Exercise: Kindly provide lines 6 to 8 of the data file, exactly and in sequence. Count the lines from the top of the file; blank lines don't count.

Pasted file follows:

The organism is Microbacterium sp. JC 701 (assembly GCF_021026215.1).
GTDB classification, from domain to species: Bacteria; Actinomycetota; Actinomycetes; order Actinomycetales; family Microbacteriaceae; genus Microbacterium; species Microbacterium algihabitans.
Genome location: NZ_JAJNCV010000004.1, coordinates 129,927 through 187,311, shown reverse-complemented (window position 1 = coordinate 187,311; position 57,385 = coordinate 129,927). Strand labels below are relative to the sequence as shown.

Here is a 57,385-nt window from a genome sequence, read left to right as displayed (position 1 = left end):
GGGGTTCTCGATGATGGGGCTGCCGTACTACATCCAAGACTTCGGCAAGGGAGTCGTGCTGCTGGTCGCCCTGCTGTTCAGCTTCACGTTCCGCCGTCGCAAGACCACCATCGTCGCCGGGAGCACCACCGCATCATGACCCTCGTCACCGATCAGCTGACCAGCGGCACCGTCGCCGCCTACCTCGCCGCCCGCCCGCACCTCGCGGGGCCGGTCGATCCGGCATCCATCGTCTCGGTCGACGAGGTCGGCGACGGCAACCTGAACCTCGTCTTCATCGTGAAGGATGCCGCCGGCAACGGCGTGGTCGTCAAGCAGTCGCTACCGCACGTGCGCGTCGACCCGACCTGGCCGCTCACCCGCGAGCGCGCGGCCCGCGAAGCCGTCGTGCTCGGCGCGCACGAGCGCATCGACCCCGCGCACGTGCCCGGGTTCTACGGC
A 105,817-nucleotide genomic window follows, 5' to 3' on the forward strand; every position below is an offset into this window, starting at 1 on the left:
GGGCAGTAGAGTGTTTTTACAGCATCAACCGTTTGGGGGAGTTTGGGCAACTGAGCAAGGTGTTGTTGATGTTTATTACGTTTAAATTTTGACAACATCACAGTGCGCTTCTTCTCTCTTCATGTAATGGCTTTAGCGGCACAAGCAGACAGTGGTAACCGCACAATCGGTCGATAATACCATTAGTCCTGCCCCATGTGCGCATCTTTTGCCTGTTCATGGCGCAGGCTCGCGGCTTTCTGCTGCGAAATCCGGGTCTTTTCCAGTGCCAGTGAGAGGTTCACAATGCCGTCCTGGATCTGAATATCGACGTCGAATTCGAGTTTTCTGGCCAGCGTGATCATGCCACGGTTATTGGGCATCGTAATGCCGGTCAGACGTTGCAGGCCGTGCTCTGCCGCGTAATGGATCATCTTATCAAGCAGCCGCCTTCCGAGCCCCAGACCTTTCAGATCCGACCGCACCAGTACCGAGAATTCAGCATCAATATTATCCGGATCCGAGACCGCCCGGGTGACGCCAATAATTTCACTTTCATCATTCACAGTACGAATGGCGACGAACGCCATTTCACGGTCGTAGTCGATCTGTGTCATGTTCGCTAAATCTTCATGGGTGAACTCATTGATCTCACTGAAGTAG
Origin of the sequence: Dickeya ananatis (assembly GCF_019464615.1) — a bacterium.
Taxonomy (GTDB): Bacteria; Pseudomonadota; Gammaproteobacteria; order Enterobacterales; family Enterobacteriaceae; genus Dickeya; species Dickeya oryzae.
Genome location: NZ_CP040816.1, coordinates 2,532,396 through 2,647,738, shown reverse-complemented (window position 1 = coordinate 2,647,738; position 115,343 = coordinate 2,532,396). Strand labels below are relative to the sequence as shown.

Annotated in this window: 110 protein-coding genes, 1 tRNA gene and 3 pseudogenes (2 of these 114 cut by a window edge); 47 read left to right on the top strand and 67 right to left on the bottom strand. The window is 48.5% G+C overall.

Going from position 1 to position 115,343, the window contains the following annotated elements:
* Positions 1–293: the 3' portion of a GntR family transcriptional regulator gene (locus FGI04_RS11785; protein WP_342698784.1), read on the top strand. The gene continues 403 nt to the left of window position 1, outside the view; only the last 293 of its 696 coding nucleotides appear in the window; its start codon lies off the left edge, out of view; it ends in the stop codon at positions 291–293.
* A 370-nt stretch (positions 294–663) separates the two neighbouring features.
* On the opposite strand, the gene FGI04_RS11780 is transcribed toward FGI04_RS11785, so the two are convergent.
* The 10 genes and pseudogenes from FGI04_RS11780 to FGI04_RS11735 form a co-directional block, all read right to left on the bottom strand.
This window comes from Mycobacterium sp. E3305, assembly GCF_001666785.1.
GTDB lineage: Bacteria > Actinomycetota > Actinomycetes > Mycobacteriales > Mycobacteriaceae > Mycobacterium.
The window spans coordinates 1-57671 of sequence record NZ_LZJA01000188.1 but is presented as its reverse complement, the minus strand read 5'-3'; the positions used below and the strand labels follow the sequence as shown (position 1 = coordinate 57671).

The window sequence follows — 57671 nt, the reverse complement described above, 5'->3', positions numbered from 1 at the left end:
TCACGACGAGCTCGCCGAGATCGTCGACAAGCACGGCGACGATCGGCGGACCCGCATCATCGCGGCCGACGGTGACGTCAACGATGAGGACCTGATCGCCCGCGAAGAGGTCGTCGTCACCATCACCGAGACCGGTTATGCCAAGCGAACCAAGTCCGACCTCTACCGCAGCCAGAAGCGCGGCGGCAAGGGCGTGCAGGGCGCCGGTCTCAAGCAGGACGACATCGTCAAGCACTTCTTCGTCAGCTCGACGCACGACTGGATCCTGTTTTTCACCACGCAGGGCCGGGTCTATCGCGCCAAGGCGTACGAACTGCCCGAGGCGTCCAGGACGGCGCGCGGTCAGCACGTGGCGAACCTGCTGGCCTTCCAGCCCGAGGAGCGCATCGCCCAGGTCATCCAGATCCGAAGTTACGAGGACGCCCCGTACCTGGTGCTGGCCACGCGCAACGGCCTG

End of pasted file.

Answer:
A 105,817-nucleotide genomic window follows, 5' to 3' on the forward strand; every position below is an offset into this window, starting at 1 on the left:
GGGCAGTAGAGTGTTTTTACAGCATCAACCGTTTGGGGGAGTTTGGGCAACTGAGCAAGGTGTTGTTGATGTTTATTACGTTTAAATTTTGACAACATCACAGTGCGCTTCTTCTCTCTTCATGTAATGGCTTTAGCGGCACAAGCAGACAGTGGTAACCGCACAATCGGTCGATAATACCATTAGTCCTGCCCCATGTGCGCATCTTTTGCCTGTTCATGGCGCAGGCTCGCGGCTTTCTGCTGCGAAATCCGGGTCTTTTCCAGTGCCAGTGAGAGGTTCACAATGCCGTCCTGGATCTGAATATCGACGTCGAATTCGAGTTTTCTGGCCAGCGTGATCATGCCACGGTTATTGGGCATCGTAATGCCGGTCAGACGTTGCAGGCCGTGCTCTGCCGCGTAATGGATCATCTTATCAAGCAGCCGCCTTCCGAGCCCCAGACCTTTCAGATCCGACCGCACCAGTACCGAGAATTCAGCATCAATATTATCCGGATCCGAGACCGCCCGGGTGACGCCAATAATTTCACTTTCATCATTCACAGTACGAATGGCGACGAACGCCATTTCACGGTCGTAGTCGATCTGTGTCATGTTCGCTAAATCTTCATGGGTGAACTCATTGATCTCACTGAAGTAG
Origin of the sequence: Dickeya ananatis (assembly GCF_019464615.1) — a bacterium.